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2) law as rules

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law as rules

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2) law as rules

  1. 1. LAW AS RULES Introduction to Law 1 LAW012 1
  2. 2. LESSON OUTLINE a) Introduction & Definition of Rules b) Function of rules c) Characteristic of rules d) Type of Rules e) Rules as a form of social control f) Legal Rules v Social Rules g) Conclusion 2
  3. 3. WHAT IS RULES?? Definition of Rules • Standard of ruling for a particular activities or conduct – should or should not, how the activities should be conducted. • Lon Fuller - a jurist define law as the enterprise of subjecting human conduct to the governance of rules. Law as a set of rules that governs the behavior of the society • Twining and Miers - define rules as a general norm guiding conduct or action in a given type of situation. 3
  4. 4. • Rules for imposing self-restraint – we might submit to temptation and take property or life of someone in the weak position. 4
  5. 5. • Need to develop a rules in order to avoid uncertainty in the society (rule of change) – since there is a recognize rules of conduct govern the society. • All rules whether legal, customary or moral is considers as normative, laying down the standards of behaviour to which we ought to conform if the rules affect us. • Family, school, government bodies, agencies exists and operate by way of rules. 5
  6. 6. FUNCTION OF RULES • Function of rules according to HLA Hart: a) Truism about human nature – Human vulnerability – people susceptible to physical attack – Approximate Equality – even strongest must sleep at times – Limited altruism – people selfish – Limited resources – Limited understanding and strength of will That’s why we need rules as natural necessity for protection 6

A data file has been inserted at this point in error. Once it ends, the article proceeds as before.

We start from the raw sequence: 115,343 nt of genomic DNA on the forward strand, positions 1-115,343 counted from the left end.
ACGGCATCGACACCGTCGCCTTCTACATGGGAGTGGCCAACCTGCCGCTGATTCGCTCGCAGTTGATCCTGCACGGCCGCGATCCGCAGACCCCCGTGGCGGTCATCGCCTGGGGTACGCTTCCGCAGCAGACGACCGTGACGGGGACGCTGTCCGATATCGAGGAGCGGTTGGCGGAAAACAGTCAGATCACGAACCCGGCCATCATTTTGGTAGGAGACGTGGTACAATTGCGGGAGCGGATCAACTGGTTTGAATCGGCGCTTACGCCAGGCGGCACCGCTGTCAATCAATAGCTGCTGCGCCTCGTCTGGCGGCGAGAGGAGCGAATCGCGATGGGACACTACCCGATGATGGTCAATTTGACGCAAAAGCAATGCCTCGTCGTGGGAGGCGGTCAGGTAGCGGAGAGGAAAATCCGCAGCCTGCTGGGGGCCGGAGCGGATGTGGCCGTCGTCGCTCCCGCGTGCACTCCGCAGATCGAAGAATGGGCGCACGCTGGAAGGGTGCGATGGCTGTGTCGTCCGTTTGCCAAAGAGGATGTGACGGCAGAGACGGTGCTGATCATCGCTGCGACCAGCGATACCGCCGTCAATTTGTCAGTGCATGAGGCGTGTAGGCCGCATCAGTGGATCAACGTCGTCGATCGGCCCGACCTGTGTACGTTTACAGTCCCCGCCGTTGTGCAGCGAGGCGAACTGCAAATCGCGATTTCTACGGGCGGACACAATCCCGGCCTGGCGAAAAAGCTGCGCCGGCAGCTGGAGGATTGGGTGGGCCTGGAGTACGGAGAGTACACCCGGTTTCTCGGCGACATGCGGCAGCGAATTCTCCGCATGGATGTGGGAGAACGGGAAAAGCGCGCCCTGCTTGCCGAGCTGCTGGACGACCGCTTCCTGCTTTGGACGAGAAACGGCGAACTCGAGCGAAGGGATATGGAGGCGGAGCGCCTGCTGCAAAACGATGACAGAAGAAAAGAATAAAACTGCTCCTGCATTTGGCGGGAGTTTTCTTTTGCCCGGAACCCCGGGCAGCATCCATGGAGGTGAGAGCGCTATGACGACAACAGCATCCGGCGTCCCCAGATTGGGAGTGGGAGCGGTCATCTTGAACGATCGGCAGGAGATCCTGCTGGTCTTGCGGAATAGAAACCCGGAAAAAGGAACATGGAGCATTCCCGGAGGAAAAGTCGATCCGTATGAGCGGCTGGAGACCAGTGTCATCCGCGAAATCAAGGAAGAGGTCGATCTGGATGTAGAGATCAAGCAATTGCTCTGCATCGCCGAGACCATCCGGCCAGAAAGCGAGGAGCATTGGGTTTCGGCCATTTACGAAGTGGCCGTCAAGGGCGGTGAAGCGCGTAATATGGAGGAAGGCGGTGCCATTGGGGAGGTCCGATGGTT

7. 7. b) ‘Minimum content of law’ to protect society from violence, satisfy needs and survival. – Law must have restrictions on free exercise of violence – Law must be based on mutual forbearance – Law must regulate the use of property – Law must provide creation of obligations – Law must provide sanctions if they are not obeyed. 7
  8. 8. CHARACTERISTICS OF RULES • Imperative (very important/crucial) • Unwritten or written • Negative and Positive terms • Deals with punishment/penalty • Command from authority • Have exception • Guide standard of behaviour • Normative – prescribe the desirable or undesirable conduct, lawful or unlawful. • Justification for decision – why rules should be obeyed. 8
  9. 9. TYPES OF RULES 9
  10. 10. PRIMARY RULES • Forbid or require certain actions and can generate duties or obligations (imposing duties). • For a citizen with an internal perspective to the law, the existence of a primary rule will create an obligation for him or her to behave a certain way. • Example: walking out of the Apple Store with an IPod without paying or the law requiring you to stop at a red light - criminal law. 10
  11. 11. SECONDARY RULES • Set up the procedures through which primary rules can be introduced, modified, or enforced (rules about the rules). • Example: a coach is permitted to challenge a call by the referee, but must accept the final decision of the ref following the viewing of the instant replay. • Without secondary rules the society would be very static – must have variation. • 3 types of secondary rules: a) rules of recognition – how to identify law, which rules is valid. b) rules of change - to facilitate the legislative to change the primary rules. 11
  12. 12. c) rules of adjudication - The rules which give power to officials to pass judgment in cases of alleged wrongs e.g. by ordering the payment of money or putting someone in prison 12
  13. 13. Rules as a form of social control 13
  14. 14. What is social control? • Refers to the way members of a society maintain order and promote predictability of behaviour. It is to make sure that the member of the society to conform with society’s expectation. • E.A Ross define ‘social control’ as a broad term to cover not only law but also public opinion, religion, education, custom and other less obvious things such as art. • Apart from legal enforcement, social control seeks to play its informal role to control the behaviour of the society. 14